On this day in 1791, Peter Cooper, the American Industrialist, inventor and philanthropist was born. Cooper designed and built the first steam locomotive in the U.S., and founded the Cooper Union for the Advancement of Science and Art in Manhattan, New York City.
Cooper began operating an iron rolling mill in New York beginning in 1836, where he was the first to successfully use anthracite coal to puddle iron. Cooper later moved the mill to Trenton, New Jersey on the Delaware River to be closer to the sources of the raw materials the works needed. His son and son-in-law, Edward Cooper and Abram S. Hewitt, later expanded the Trenton facility into a giant complex employing 2,000 people, in which iron was taken from raw material to finished product.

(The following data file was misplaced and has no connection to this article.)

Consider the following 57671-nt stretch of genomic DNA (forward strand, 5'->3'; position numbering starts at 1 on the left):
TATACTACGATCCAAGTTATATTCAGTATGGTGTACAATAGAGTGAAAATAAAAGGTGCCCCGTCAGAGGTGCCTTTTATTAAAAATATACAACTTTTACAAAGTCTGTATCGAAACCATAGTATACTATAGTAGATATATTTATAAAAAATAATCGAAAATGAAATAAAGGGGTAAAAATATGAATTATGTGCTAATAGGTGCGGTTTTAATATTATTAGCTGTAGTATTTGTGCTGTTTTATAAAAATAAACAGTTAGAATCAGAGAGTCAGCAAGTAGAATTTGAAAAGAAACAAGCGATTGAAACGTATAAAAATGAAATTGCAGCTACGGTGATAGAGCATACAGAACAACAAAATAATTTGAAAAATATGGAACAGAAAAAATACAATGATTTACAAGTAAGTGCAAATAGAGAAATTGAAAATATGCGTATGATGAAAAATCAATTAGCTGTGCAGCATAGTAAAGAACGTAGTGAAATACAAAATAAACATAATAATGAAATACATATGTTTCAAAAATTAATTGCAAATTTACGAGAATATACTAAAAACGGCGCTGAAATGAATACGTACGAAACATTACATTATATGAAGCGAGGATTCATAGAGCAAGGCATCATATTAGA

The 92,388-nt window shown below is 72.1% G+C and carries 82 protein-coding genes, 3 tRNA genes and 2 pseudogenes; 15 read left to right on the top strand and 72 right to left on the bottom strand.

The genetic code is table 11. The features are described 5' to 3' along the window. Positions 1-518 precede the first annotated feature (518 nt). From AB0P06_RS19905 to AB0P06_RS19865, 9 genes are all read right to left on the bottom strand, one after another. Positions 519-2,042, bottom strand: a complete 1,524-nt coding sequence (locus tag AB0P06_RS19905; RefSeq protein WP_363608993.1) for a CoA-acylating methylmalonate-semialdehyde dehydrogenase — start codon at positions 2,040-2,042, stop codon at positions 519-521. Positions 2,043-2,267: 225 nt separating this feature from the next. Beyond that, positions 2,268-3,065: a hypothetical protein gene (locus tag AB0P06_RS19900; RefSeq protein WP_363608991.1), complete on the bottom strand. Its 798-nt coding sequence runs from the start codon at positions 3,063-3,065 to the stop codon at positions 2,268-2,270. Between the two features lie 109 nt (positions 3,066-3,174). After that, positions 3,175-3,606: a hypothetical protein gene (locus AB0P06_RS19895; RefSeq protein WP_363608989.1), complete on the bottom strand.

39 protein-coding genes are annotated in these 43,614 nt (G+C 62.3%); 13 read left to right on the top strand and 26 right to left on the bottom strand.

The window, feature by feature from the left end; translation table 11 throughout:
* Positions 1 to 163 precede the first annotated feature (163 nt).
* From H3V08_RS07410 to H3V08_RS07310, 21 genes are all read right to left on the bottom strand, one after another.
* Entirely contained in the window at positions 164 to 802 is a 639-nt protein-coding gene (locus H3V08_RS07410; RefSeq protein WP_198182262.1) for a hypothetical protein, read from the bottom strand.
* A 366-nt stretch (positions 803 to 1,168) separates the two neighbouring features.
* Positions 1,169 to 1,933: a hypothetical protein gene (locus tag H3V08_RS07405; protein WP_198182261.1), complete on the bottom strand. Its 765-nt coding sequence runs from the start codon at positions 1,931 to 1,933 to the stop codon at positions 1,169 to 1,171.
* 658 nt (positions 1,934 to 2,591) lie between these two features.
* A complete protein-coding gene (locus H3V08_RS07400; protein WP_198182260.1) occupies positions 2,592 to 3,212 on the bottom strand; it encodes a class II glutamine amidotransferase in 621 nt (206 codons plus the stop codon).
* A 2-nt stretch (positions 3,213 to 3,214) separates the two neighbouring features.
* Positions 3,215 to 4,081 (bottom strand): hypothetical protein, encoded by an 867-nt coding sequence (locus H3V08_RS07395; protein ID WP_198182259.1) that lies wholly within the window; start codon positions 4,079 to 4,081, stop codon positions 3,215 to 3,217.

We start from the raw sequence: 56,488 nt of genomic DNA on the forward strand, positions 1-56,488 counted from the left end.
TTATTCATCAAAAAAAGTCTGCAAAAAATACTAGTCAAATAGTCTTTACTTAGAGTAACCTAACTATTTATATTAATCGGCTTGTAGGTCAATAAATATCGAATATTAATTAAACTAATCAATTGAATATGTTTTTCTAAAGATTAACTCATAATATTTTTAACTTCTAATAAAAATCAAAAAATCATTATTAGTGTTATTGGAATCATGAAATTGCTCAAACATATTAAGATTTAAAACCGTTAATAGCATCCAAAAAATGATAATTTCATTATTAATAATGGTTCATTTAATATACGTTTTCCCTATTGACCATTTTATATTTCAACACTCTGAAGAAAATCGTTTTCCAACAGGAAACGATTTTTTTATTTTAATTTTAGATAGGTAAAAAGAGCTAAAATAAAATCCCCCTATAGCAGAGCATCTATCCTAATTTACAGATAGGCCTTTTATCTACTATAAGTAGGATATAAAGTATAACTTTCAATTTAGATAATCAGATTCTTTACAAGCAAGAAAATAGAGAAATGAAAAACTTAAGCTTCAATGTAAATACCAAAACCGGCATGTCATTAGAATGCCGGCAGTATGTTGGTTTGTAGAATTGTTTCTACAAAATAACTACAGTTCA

Cooper owned a number of patents for his inventions, including some for the manufacture of gelatin, and he developed standards for its production. The patents were later sold to a cough syrup manufacturer who developed a pre-packaged form which his wife named “Jell-O“.
For more on Peter Cooper, read The Cooper-Hewitt Dynasty of New York.
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